Coming Of Age With Autism

About one in 120 children in the Washington state public school system has an autism spectrum disorder. That’s a 430 percent increase from a decade ago. In the next decade many of those teenagers with autism will become adults. But what they will do as adults is anyone’s guess. Autism is often associated with children, but it’s a lifelong condition.

In Coming Of Age With Autism, we meet young people taking their first steps toward independence, and the family members and professionals who support them.

Experts are not sure why the number of autism cases has grown dramatically in the last decade. According to the US Centers for Disease Control and Prevention, some of the increase is due to the way children are identified, diagnosed, and served. The American Psychological Association published broader criteria for diagnosing autism spectrum disorders in 1994. The CDC says it's likely that reported increases are explained partly by greater awareness by doctors, teachers, and parents.

Coming Of Age With Autism was reported and photographed by Bryan Buckalew and edited by Phyllis Fletcher with technical support from Serene Careaga.

Funding  for Coming Of Age With Autism was provided by the KUOW Program Venture Fund.  Contributors include Paul and Laurie Ahern, the KUOW Board of Directors and Listener Subscribers.

Health
8:00 pm
Sat November 10, 2012

For Young Adults, Autism Diagnosis Opens Doors, Minds

Dorian Hinkle (left) and Jordan Howard at the Federal Way farmers market.
Credit KUOW photo/Bryan Buckalew

Growing up, Jordan Howard always felt like an outsider. He had trouble making friends, and he felt awkward in groups. He says he felt like one of those misunderstood high school clichés. And he could never put his finger on why.

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Health
7:50 pm
Sat November 10, 2012

Purpose And A Paycheck: Job-Seekers With Autism Reach For Both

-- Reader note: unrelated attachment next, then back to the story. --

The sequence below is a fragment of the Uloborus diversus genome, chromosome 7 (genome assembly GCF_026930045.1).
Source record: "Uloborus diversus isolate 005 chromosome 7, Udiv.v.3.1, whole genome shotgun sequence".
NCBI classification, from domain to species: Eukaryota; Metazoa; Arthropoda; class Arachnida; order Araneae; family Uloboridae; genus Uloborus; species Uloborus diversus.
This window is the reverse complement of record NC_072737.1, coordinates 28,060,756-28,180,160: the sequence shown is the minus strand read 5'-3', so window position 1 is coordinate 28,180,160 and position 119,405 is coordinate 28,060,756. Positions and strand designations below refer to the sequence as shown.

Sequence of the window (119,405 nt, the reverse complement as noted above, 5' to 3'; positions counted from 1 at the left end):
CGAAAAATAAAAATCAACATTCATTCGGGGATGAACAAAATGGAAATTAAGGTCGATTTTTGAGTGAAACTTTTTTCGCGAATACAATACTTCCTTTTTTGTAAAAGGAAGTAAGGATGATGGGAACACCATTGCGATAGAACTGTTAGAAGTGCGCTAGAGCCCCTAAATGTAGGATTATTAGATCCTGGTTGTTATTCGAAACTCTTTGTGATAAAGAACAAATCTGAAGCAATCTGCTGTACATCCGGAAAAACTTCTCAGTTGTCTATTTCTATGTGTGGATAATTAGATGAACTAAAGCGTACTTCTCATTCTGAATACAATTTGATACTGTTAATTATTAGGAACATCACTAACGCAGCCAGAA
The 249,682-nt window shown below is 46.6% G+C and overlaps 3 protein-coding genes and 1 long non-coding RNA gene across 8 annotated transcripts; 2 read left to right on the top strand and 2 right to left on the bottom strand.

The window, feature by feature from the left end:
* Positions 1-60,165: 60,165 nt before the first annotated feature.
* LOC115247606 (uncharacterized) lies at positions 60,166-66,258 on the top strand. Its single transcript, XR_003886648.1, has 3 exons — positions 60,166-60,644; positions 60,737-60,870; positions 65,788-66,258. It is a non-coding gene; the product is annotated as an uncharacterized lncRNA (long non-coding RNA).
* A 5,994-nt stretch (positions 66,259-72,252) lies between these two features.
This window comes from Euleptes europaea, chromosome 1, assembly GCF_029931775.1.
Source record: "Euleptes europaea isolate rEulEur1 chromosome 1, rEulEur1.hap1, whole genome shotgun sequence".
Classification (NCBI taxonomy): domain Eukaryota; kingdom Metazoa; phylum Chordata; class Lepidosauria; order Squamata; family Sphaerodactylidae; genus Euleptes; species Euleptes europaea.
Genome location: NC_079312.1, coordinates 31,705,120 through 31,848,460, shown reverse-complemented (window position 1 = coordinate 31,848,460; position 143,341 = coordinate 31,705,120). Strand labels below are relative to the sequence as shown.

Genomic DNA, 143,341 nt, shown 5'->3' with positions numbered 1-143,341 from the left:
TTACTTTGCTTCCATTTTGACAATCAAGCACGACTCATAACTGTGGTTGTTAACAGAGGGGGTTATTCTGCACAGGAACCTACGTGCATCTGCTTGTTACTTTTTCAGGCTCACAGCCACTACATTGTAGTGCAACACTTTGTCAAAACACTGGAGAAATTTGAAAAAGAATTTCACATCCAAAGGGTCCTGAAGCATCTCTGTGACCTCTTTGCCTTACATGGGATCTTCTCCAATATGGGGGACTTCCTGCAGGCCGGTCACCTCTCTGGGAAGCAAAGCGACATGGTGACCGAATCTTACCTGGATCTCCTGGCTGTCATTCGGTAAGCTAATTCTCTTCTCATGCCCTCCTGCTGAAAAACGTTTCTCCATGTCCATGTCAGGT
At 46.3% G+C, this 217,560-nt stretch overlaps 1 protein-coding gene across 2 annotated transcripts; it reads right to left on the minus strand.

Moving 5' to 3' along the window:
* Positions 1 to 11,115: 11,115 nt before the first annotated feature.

Alex Brenner (left), Jordan Howard and Dorian Hinkle relax after their final day working at the Federal Way farmers market for the summer.
Credit KUOW photo/Bryan Buckalew

The first time Rolando Elias came to work at the Federal Way farmers market, Dr. April Walter was nervous.

“That was a big-time risk,” April says. “It could have blown up in my face.” She opened a tent at the market to give young adults with autism a chance to work.

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Health
7:40 pm
Sat November 10, 2012

Cautiously Optimistic: Off To College, With Autism

Housemates Patrick Andrews (left) and Alex Brenner in their kitchen.
KUOW photo/Bryan Buckalew

Alex Brenner walked into his psychologist's office one day this summer and right away, he thought he had done something wrong. Both his parents were standing at the front desk. As he closed the door, his mom handed him a letter. “She said, 'read it.' I sat down. It said, ‘you’re getting into the University of Washington.’”

Alex was stunned. His dad helped him uncork a bottle of champagne and they celebrated on the spot. The University of Washington in Seattle was Alex’s first choice among schools. He had been studying for four years at a community college to get his grades up. All his hard work had finally paid off. But sitting there holding his acceptance letter, another wave of realization washed over him. Soon he’d be living on his own in a new city, a long drive from his parents’ home in Tacoma. He suddenly felt nervous.

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